Our 2 galleries feature works from local and regional artists. Each exhibit normally runs for 6 weeks. Most exhibits are sale/showings, with Cunneen-Hackett receiving 25% of the proceeds. The “Hallway Gallery” at #9 Vassar street is open 9am-5pm Monday through Friday and the “Reception Room Gallery” at #12 Vassar street is open week-ends. Both are open by appointment.
Interested artists should call Cunneen-Hackett
in regard to galleries.
Artwork wanted for exhibition at #9 Vassar Street gallery. Black & White any medium. $10 a piece entry fee. No larger than 30×40 inches. All artwork to be hung Friday May 1st through June 12. Cunneen-Hackett Arts Center benefits from receipt of 25% of all proceeds from sales. Please call (845) 456-4571 for submission information.
Summer Gallery Exhibits
|Now – thru Sep||
“Faces of Myanmar”
Saugerties photographer, Ken Dreyfack has been living in the Hudson Valley since 2008, after 30 years in France. Born in New York, he is bilingual and holds dual nationalities. A long-time adept of film photography, he switched to digital in 2010. Ken Travels often for business and pleasure. Mostly self taught, Ken has received formal training in the art and technique of photography at the International Center for Photography (ICW) in New York, Silvermine Art Center in New Canaan, CT, the Palm Beach Photographic Centre and the Center for Photography in Woodstock, NY. He has studied with masters including Dan Burkholder, Harvey Stein and Vincent Versace.
Place: CHAC, 9 Vassar St.,Poughkeepsie, NY
Zack Federbush & Kiaam James
A reception will be held on Friday, 8/21 from 5:30-7:30pm Zachary (Zach) Eric Federbush and Kiaam Kalief (Kiza Wiza) are showing their unique artwork at the Cunneen-Hackett Art Center, 12 Vassar Street in Poughkeepsie now through September.Zack was born in Manhattan and grew up in Greenwich, CT, but went to high school in Poughkeepsie. Wild and creative, Zack has been making art since he was young, but got serious during the end of high school and majored in art in college. He is now living in Savannah getting his Masters of Fine Arts in Painting at Savannah College of Art and Design. He is known to have a wild imagination and always constantly creating things. Zack works mostly in acrylic and oil and also has done a lot of drawings. He has participated in several shows in Savannah, Poughkeepsie, and New York City.Zach says about his creative process, “When I was younger as an only child, I was alone a lot. So that I would not get bored, I had to create my own imaginary friends. I always gave them interesting features, and unique personalities, so that they would be fun to be with. As I got older, my imaginary friends ceased, however I did keep creating characters in my paintings and thinking of them as my friends. Any character that I made whether in a large portrait or small within a scene have a name and personality. So some of those paintings are of imaginary childhood friends and some are my real friends now, they are all done with a childlike wonder which for me has never gone away.”Kiaam Kalief (Kiza Wiza) raps, dances, writes comic books and poetry, designs clothes and paints. He explains his name, “Wiza is like, he’s all of the inspiration. He’s the giant of all the things I can do. He has no limits, he has no failures. WizaWorld is my inspiration. And Kiza is just like me.” Kiaam studied art in college, specializing in oil and watercolor and started writing “to explain what I was drawing.” He came to Poughkeepsie in 1994 with his ailing mother who died in April, 2004. “Everything I do is gonna be dedicated to my mother, you know? She wanted to see this more than anything. I’m just anxious to get up there and show them, they’re not gonna know what is gonna hit them.”Place: CHAC, 12 Vassar St.,Poughkeepsie, NY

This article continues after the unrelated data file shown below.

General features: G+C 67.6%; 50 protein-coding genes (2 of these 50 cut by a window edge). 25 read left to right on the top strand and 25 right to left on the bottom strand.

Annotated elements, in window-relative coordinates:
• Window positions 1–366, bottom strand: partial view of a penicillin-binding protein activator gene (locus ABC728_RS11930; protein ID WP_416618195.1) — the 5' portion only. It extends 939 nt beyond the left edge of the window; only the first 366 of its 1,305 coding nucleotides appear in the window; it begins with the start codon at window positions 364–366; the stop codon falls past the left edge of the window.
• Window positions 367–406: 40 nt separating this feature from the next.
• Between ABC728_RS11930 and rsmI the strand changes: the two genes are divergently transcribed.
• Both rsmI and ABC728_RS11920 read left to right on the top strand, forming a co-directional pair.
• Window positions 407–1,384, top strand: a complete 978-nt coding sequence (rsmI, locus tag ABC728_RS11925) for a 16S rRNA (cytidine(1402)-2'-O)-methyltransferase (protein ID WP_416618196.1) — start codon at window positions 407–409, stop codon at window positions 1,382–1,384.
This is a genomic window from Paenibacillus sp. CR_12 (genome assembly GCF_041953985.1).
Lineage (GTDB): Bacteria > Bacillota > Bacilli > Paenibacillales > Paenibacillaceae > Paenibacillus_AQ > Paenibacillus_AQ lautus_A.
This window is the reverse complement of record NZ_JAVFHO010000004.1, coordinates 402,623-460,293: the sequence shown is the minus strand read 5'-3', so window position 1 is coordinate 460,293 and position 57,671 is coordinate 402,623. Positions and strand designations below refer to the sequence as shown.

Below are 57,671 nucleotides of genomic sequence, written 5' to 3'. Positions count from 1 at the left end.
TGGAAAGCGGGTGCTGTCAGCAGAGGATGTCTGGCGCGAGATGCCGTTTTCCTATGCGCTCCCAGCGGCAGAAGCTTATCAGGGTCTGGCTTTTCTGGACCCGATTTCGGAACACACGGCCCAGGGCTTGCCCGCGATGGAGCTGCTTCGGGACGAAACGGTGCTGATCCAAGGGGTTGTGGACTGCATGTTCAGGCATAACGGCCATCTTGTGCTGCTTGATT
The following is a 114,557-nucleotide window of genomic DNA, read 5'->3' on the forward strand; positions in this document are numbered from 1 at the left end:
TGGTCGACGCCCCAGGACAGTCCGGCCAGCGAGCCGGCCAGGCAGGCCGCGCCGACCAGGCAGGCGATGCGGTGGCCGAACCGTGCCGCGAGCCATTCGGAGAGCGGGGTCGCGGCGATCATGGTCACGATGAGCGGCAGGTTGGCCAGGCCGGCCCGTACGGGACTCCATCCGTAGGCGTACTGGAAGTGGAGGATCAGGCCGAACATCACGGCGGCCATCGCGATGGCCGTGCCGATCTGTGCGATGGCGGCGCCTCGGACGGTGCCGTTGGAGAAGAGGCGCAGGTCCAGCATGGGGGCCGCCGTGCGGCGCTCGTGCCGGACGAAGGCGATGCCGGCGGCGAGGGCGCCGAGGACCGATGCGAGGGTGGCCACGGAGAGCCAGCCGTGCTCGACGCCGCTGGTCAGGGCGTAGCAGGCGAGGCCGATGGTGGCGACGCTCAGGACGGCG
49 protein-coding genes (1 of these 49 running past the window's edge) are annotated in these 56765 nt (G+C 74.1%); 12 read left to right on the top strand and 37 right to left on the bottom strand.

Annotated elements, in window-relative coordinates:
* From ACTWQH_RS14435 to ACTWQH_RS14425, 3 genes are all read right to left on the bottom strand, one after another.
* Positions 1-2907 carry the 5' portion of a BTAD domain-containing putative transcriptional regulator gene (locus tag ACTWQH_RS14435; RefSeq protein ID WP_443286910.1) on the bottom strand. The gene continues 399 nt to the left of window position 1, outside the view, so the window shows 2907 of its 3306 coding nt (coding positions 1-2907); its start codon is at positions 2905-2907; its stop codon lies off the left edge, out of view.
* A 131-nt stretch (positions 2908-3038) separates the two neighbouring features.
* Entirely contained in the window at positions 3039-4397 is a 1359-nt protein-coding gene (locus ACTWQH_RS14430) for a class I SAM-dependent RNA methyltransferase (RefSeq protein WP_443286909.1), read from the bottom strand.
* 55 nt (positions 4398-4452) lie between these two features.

Cunneen-Hackett Arts Center
12 Vassar Street
Poughkeepsie, NY 12601
(845) 486-4571Opening reception
Sunday, October 4, 2015
1 to 3pm
Riva Weinstein explores culture and self in this solo exhibition at Cunneen-Hackett Arts Center. Using consumer packaging from food products she and her husband frequently eat, the artist created playful balls she photographed in locations ranging from every day to extraordinary. Travelling Orbital Recycled Beauty Spheres show up next to a Noguchi at the Clark, overlooking the Atlantic in Montauk, in shadows at the Los Angeles County Museum of Art, with fish bones at the Salton Sea. Weinstein also created a mask she photographed herself and other artists wearing for a series called Portraits of the Artist as a Bobblehead. Again the locations range from extraordinary to everyday. 18 photographs from each of the two series are exhibited here as quotidian postcards and selected over-sized prints. Accompanying the photographs are oversized panels of packaging materials. Small ORBS are scattered playfully. While the work at its simplest level may suggest innovative ways in which waste may be reimagined as creative material, the artist’s intention goes deeper to question the ways in which our culture views art and garbage, the mounting issues of refuse on land and sea, and how we see ourselves and our surroundings in an increasingly throw away world. Postcards from both series are available for purchase.